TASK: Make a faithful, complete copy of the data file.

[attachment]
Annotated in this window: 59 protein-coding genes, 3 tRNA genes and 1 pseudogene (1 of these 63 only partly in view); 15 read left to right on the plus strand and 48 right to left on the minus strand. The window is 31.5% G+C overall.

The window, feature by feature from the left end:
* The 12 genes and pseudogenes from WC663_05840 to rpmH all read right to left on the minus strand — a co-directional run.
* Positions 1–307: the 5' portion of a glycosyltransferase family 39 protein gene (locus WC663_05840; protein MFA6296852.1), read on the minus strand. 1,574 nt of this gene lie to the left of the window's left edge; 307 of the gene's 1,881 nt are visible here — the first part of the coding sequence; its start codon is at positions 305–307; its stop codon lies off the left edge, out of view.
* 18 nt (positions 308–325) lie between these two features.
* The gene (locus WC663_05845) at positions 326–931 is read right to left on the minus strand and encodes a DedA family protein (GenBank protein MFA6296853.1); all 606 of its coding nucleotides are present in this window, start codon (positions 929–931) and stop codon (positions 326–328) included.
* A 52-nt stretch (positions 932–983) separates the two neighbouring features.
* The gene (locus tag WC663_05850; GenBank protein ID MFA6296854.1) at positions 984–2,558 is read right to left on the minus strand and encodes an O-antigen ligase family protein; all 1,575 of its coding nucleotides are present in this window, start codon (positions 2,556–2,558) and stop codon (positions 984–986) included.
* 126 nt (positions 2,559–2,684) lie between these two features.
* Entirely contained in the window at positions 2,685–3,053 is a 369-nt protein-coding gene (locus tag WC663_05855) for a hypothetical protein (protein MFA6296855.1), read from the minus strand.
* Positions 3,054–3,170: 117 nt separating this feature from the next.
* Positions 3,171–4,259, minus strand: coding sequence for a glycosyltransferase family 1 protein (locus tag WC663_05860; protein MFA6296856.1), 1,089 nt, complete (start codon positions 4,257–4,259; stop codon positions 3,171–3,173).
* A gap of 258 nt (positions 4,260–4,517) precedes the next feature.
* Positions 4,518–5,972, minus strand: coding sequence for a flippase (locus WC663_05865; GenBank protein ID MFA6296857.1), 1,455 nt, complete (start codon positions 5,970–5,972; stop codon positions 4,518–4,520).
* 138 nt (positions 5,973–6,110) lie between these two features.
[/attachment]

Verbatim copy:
Annotated in this window: 59 protein-coding genes, 3 tRNA genes and 1 pseudogene (1 of these 63 only partly in view); 15 read left to right on the plus strand and 48 right to left on the minus strand. The window is 31.5% G+C overall.

The window, feature by feature from the left end:
* The 12 genes and pseudogenes from WC663_05840 to rpmH all read right to left on the minus strand — a co-directional run.
* Positions 1–307: the 5' portion of a glycosyltransferase family 39 protein gene (locus WC663_05840; protein MFA6296852.1), read on the minus strand. 1,574 nt of this gene lie to the left of the window's left edge; 307 of the gene's 1,881 nt are visible here — the first part of the coding sequence; its start codon is at positions 305–307; its stop codon lies off the left edge, out of view.
* 18 nt (positions 308–325) lie between these two features.
* The gene (locus WC663_05845) at positions 326–931 is read right to left on the minus strand and encodes a DedA family protein (GenBank protein MFA6296853.1); all 606 of its coding nucleotides are present in this window, start codon (positions 929–931) and stop codon (positions 326–328) included.
* A 52-nt stretch (positions 932–983) separates the two neighbouring features.
* The gene (locus tag WC663_05850; GenBank protein ID MFA6296854.1) at positions 984–2,558 is read right to left on the minus strand and encodes an O-antigen ligase family protein; all 1,575 of its coding nucleotides are present in this window, start codon (positions 2,556–2,558) and stop codon (positions 984–986) included.
* 126 nt (positions 2,559–2,684) lie between these two features.
* Entirely contained in the window at positions 2,685–3,053 is a 369-nt protein-coding gene (locus tag WC663_05855) for a hypothetical protein (protein MFA6296855.1), read from the minus strand.
* Positions 3,054–3,170: 117 nt separating this feature from the next.
* Positions 3,171–4,259, minus strand: coding sequence for a glycosyltransferase family 1 protein (locus tag WC663_05860; protein MFA6296856.1), 1,089 nt, complete (start codon positions 4,257–4,259; stop codon positions 3,171–3,173).
* A gap of 258 nt (positions 4,260–4,517) precedes the next feature.
* Positions 4,518–5,972, minus strand: coding sequence for a flippase (locus WC663_05865; GenBank protein ID MFA6296857.1), 1,455 nt, complete (start codon positions 5,970–5,972; stop codon positions 4,518–4,520).
* 138 nt (positions 5,973–6,110) lie between these two features.